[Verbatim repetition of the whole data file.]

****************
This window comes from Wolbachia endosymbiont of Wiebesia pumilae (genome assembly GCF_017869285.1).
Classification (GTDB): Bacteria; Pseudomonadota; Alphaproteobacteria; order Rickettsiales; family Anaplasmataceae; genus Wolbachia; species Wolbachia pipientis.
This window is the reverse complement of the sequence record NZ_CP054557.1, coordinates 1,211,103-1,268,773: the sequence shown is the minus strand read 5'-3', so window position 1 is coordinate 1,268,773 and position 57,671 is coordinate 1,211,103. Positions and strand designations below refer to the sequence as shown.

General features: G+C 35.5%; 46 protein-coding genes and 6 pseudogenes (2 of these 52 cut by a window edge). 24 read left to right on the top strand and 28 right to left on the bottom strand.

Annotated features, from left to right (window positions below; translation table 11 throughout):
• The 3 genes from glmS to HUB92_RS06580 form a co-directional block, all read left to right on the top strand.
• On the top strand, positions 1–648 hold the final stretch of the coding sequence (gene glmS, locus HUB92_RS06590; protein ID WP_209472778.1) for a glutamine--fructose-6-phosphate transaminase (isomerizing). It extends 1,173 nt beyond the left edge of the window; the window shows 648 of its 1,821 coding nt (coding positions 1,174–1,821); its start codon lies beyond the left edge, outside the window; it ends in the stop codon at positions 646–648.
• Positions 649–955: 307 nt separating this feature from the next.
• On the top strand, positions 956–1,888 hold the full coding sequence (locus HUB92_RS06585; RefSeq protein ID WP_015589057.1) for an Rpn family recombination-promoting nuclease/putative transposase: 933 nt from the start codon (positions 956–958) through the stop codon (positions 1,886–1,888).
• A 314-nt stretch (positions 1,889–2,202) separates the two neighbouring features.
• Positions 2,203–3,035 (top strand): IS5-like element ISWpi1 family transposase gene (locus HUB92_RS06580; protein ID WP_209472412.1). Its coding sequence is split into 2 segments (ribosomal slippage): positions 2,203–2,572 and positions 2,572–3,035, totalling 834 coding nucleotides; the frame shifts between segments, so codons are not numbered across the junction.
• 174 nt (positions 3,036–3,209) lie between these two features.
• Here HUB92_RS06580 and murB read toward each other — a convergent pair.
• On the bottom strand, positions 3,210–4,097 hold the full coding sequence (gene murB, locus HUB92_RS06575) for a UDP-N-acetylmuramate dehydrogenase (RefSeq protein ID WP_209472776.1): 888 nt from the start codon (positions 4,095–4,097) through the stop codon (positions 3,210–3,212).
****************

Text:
This window comes from Wolbachia endosymbiont of Wiebesia pumilae (genome assembly GCF_017869285.1).
Classification (GTDB): Bacteria; Pseudomonadota; Alphaproteobacteria; order Rickettsiales; family Anaplasmataceae; genus Wolbachia; species Wolbachia pipientis.
This window is the reverse complement of the sequence record NZ_CP054557.1, coordinates 1,211,103-1,268,773: the sequence shown is the minus strand read 5'-3', so window position 1 is coordinate 1,268,773 and position 57,671 is coordinate 1,211,103. Positions and strand designations below refer to the sequence as shown.

General features: G+C 35.5%; 46 protein-coding genes and 6 pseudogenes (2 of these 52 cut by a window edge). 24 read left to right on the top strand and 28 right to left on the bottom strand.

Annotated features, from left to right (window positions below; translation table 11 throughout):
• The 3 genes from glmS to HUB92_RS06580 form a co-directional block, all read left to right on the top strand.
• On the top strand, positions 1–648 hold the final stretch of the coding sequence (gene glmS, locus HUB92_RS06590; protein ID WP_209472778.1) for a glutamine--fructose-6-phosphate transaminase (isomerizing). It extends 1,173 nt beyond the left edge of the window; the window shows 648 of its 1,821 coding nt (coding positions 1,174–1,821); its start codon lies beyond the left edge, outside the window; it ends in the stop codon at positions 646–648.
• Positions 649–955: 307 nt separating this feature from the next.
• On the top strand, positions 956–1,888 hold the full coding sequence (locus HUB92_RS06585; RefSeq protein ID WP_015589057.1) for an Rpn family recombination-promoting nuclease/putative transposase: 933 nt from the start codon (positions 956–958) through the stop codon (positions 1,886–1,888).
• A 314-nt stretch (positions 1,889–2,202) separates the two neighbouring features.
• Positions 2,203–3,035 (top strand): IS5-like element ISWpi1 family transposase gene (locus HUB92_RS06580; protein ID WP_209472412.1). Its coding sequence is split into 2 segments (ribosomal slippage): positions 2,203–2,572 and positions 2,572–3,035, totalling 834 coding nucleotides; the frame shifts between segments, so codons are not numbered across the junction.
• 174 nt (positions 3,036–3,209) lie between these two features.
• Here HUB92_RS06580 and murB read toward each other — a convergent pair.
• On the bottom strand, positions 3,210–4,097 hold the full coding sequence (gene murB, locus HUB92_RS06575) for a UDP-N-acetylmuramate dehydrogenase (RefSeq protein ID WP_209472776.1): 888 nt from the start codon (positions 4,095–4,097) through the stop codon (positions 3,210–3,212).